The Workers' Compensation Act, N.J.S.A. 34:15-1 to -128, (Act) requires employers to compensate employees for accidental injuries "arising out of and in the course of . . . employment." N.J.S.A. 34:15-1. As remedial legislation, our courts have interpreted the Act broadly to achieve the goal of "affording coverage to as many workers as possible." Brower v. ICT Group, 164 N.J. 367, 373 (2000) (citation omitted). Generally, the injured employee is entitled to recover workers' compensation benefits regardless of fault. However, the Legislature has provided a bar to recovery of benefits in limited circumstances. See N.J.S.A. 34:15-7.
The Act provides that compensation benefits are required in cases of personal injury or death of an employee "arising out of and in the course of employment . . . except when the injury or death is intentionally self-inflicted, or when intoxication or the unlawful use of controlled dangerous substances . . . is the natural and proximate cause of injury or death." Ibid. Our courts have interpreted this statute to mean that the employee's intoxication must "be the sole cause" of the accident. White v. Atl. City Press, 64 N.J. 128, 137 n.1 (1973) (citing Olivera v. Hatco Chem. Co., 55 N.J. Super. 336, 350 (App. Div.) (noting employer must establish by greater weight of evidence that intoxication was sole cause of death), certif. denied, 30 N.J. 557 (1959)); Warner v. Vanco Mfg. Inc., 299 N.J. Super. 349, 354 (App. Div.) (noting that employer must establish employee's injury caused solely by employee's intoxication to defeat compensation award), certif. denied, 151 N.J. 72 (1997). That interpretation of the statute was explained in Kulinka v. Flockhart Foundry Co., 9 N.J. Super. 495 (Law Div. 1950), aff'd sub nom., Bujalski v. Flockhart Foundry Co., 16 N.J. Super. 249 (App. Div. 1951) (per curium and substantially for reasons articulated in Kulinka), certif. denied, 8 N.J. 505 (1952). There the court stated that in order to defeat recovery the employer must show by the greater weight of the evidence that the employee's injury was produced solely by his intoxication. . . .
If the Legislature intended intoxication as a concurrent or contributory cause of an injury to effect a deprivation of the benefits of the statute it would have been a simple matter to have said so.
This view was expressed by the Court of Errors and Appeals in the second of the three reported opinions in Patton v. American Oil Co., 13 N.J. Misc. 825 (Sup. Ct. 1935); 116 N.J.L. 383 (E. & A. 1936); denial of compensation after retrial sustained, 15 N.J. Misc. 564 (Sup. Ct. 1937). There the court said that if the conclusion was reached after hearing that the workman "was intoxicated and that such intoxication was the sole and proximate cause of the accident," compensation should be denied. [Kulinka, supra, 9 N.J. Super. at 505.]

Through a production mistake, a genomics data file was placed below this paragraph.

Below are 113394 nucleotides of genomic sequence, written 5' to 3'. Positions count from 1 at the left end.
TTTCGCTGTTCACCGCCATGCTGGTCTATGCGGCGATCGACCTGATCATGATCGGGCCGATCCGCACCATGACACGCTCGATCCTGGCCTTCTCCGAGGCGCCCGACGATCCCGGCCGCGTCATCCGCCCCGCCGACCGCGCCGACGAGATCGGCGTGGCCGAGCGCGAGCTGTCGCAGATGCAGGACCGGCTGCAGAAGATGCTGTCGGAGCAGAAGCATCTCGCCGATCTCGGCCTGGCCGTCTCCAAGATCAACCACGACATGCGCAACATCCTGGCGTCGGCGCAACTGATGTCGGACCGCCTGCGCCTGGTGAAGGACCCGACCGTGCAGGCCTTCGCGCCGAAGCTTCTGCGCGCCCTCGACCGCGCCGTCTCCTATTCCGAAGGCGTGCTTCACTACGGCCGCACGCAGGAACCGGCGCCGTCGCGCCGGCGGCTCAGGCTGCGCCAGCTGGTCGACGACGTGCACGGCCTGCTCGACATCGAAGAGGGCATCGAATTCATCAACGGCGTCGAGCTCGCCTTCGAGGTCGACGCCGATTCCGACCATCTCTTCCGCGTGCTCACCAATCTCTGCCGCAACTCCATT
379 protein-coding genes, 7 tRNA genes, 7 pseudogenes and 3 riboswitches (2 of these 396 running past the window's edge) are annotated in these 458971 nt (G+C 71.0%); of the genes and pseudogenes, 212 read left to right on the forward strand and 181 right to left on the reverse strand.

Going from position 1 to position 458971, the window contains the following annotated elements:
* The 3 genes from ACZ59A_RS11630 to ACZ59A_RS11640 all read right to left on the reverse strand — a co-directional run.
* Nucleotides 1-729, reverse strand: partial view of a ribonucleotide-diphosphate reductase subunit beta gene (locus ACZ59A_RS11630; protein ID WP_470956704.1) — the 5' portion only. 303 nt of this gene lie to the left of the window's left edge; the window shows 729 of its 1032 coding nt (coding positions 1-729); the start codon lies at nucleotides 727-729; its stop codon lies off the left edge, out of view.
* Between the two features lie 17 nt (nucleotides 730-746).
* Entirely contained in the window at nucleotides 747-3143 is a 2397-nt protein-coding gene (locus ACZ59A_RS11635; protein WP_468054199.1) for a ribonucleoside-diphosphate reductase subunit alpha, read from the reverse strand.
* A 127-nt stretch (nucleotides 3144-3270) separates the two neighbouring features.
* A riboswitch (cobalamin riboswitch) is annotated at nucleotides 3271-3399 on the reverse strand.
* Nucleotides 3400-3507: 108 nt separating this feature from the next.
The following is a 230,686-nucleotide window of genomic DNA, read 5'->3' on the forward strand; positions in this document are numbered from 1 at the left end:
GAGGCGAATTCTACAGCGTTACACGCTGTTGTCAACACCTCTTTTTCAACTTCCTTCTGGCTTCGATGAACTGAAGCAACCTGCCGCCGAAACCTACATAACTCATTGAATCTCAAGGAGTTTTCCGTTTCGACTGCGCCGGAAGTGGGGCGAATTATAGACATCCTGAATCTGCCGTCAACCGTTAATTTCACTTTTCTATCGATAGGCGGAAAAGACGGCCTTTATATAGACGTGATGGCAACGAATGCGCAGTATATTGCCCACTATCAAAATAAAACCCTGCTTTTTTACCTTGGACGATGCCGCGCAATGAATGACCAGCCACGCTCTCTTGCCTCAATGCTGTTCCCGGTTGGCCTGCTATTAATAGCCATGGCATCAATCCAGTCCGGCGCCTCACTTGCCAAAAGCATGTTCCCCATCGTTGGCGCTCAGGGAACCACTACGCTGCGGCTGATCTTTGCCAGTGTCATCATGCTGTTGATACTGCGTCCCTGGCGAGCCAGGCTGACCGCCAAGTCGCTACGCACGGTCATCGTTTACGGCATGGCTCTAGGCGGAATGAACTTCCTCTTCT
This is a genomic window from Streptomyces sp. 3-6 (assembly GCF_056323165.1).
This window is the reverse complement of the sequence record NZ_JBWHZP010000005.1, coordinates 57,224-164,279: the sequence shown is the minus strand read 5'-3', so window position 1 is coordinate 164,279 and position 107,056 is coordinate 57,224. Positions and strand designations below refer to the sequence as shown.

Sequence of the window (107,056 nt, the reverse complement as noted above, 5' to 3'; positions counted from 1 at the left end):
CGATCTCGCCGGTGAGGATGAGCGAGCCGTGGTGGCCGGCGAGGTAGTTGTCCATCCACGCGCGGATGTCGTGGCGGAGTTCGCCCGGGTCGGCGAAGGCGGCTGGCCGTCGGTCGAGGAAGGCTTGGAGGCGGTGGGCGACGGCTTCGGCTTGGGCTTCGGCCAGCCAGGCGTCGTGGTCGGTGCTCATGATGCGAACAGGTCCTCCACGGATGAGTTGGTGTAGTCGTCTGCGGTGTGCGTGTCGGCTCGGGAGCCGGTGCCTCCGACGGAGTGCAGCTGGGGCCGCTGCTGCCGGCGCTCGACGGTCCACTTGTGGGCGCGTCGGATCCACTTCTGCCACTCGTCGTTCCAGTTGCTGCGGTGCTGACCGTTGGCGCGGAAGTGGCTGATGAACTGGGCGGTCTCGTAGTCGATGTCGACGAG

When interpreting a statute, the Court's role is to effectuate the will of the Legislature. State v. Brannon, 178 N.J. 500, 505 (2004). Consistent with the long-standing interpretation that courts have given to N.J.S.A. 34:15-7 and the legislative acquiescence in that interpretation, we conclude that the Legislature intended workers' compensation benefits to be denied only if intoxication was the sole cause of an employee's work-related injuries. See Macedo v. Dello Russo, 178 N.J. 340, 346 (2004). Consequently, unless the employer shows by a preponderance of the evidence that the employee's work-related injuries were caused solely by intoxication, the employee is entitled to recover workers' compensation benefits.
That interpretation is in keeping with the remedial purpose of the Workers' Compensation Act - to make benefits readily and broadly available to injured workers through a non-complicated process. See Brower, supra, 164 N.J. at 373. We recognize, however, that the intent of the Legislature when it enacted the Workers' Compensation Act in 1911 -- a time before mass ownership of automobiles -- may no longer comport with current policies aimed at deterring the dangers of drinking and driving. Nevertheless, any change in that interpretation must come from the Legislature.
Further, we have often stated that an appellate court's role in reviewing the determination of a state agency is a limited one. Sager v. O.A. Peterson Constr. Co., 182 N.J. 156, 164 (2004). It may not substitute its own factfinding for that of the agency. Ibid. The court must defer to the agency decision if the findings of fact are supported by substantial credible evidence in the record and are not so wide off the mark as to be manifestly mistaken. Bradley v. Henry Townsend Moving & Storage Co., 78 N.J. 532, 534 (1979); Close v. Kordulak Bros., 44 N.J. 589, 598-99 (1965).
In the present case, there was sufficient evidence for the compensation judge to find that although petitioner's intoxication may have contributed to the accident, other factors such as the time of the accident, the stress of petitioner's home life, the excessive hours he worked during the three weeks prior to the accident, and petitioner's activity in repairing the roof of his house over the weekend "may have caused him to fall asleep and lose control of the vehicle." Consequently, we affirm the judgment awarding benefits.
III. The judgment of the Appellate Division is affirmed.
Chief Justice Poritz PRESIDING